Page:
You're About To Get Far Fewer Warranty Scam Calls

Even if your vehicle's (non-existent) extended warranty is expiring, you may soon beĀ free from being reminded about it by a robot on a telephone the whole day long. The Federal Communications Commission (FCC) is clamping down on annoying robocalls after finally becoming aware that they are amongst the most irritating annoyances a human being can encounter on a regular basis. The FCC says it has received more complaints about auto warranty scam calls than anything else over the past two years.

In a statement, FCC Chairwoman Jessica Rosenworcel emphasized her organization's commitment to ending the menacing communications. She said: "We are not going to tolerate robocall scammers or those that help make their scams possible. Consumers are out of patience, and I'm right there with them."

The persistent calls often claim your car's extended warranty is expiring and suggest urgent action has to be taken to protect your vehicle. Although the generic robotic voice, coupled with an awareness of the scam, makes most people question the legitimacy of the calls and hang up, some people still fall victim to the scam. Robocallers can use details like a person's address or vehicle type in an attempt to make the call seem legitimate. Instead of being a major annoyance, as the calls are to most people, more vulnerable victims can find themselves financially impacted by the scam calls.

Phone companies are being forced to cut out robocalls

Service providers are now being ordered to block the companies responsible for robocall scams. The FCC has identified several organizations including "Roy Cox, Jr. Aaron Michael Jones, their Sumco Panama companies, and international associates" as being responsible for the nuisance calls. Officials claim that the companies have targeted American consumers with over eight billion scam calls since 2018, and removing their access to U.S. phone networks will bring about a significant reduction in phone scams. In addition to this recent enforcement action, the organizations are also subject to an ongoing FCC investigation, and a lawsuit filed by the Ohio Attorney General.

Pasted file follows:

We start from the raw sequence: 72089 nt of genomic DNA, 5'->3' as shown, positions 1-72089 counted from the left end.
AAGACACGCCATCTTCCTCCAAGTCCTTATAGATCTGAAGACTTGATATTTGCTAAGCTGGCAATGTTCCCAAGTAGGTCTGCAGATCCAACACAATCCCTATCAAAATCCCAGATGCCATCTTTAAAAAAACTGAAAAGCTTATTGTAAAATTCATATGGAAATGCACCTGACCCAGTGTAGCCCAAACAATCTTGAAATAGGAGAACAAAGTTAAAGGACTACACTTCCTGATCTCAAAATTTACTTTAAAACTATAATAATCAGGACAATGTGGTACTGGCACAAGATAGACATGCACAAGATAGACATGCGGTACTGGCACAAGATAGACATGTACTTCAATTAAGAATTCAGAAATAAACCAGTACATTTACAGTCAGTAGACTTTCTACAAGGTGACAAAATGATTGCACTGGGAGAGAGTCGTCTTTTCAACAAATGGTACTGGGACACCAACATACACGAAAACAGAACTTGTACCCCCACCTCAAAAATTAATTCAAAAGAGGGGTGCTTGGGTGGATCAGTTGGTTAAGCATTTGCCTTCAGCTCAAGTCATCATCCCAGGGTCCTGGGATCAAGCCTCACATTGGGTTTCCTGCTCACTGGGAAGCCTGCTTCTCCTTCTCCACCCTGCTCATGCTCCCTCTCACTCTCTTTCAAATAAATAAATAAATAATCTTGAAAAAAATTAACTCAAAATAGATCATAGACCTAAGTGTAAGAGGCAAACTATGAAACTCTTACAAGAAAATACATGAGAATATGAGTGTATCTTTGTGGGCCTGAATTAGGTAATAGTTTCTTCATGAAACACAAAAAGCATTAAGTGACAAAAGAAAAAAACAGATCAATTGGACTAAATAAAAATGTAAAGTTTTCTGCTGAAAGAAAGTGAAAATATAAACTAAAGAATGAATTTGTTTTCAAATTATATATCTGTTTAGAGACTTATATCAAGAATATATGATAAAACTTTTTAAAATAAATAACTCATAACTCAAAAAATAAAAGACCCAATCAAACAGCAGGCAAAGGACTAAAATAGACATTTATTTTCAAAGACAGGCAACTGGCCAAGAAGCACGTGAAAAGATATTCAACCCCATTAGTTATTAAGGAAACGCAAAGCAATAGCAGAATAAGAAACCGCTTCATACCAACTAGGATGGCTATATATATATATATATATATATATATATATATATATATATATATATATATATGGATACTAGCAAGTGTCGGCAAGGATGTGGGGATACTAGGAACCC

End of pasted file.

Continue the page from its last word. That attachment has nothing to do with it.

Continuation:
If service providers fail to block the calls completely, they must regularly report their actions to mitigate the problem to the FCC. Acting FCC Enforcement Bureau Chief Loyaan A. Egal has made it clear that the commission's enforcement arm will be checking in to make sure phone companies are complying with the order. "Now that U.S. voice service providers know the individuals and entities associated with this scheme," saidĀ Egal, "the Enforcement Bureau will closely monitor voice service providers' compliance with this order and take appropriate enforcement action as necessary."

A Robocall Response Team was also created to combat the calls and has already resulted in record fines, the closure of international gateways the callers use, and an uptick in the implementation of caller ID. The team consists of a cross-agency group of enforcers, attorneys, policymakers, engineers, economists, and outreach experts. A total of 41 U.S. states, along with the District of Columbia and Guam have signed up for what the FCC calls "robocall investigation partnerships."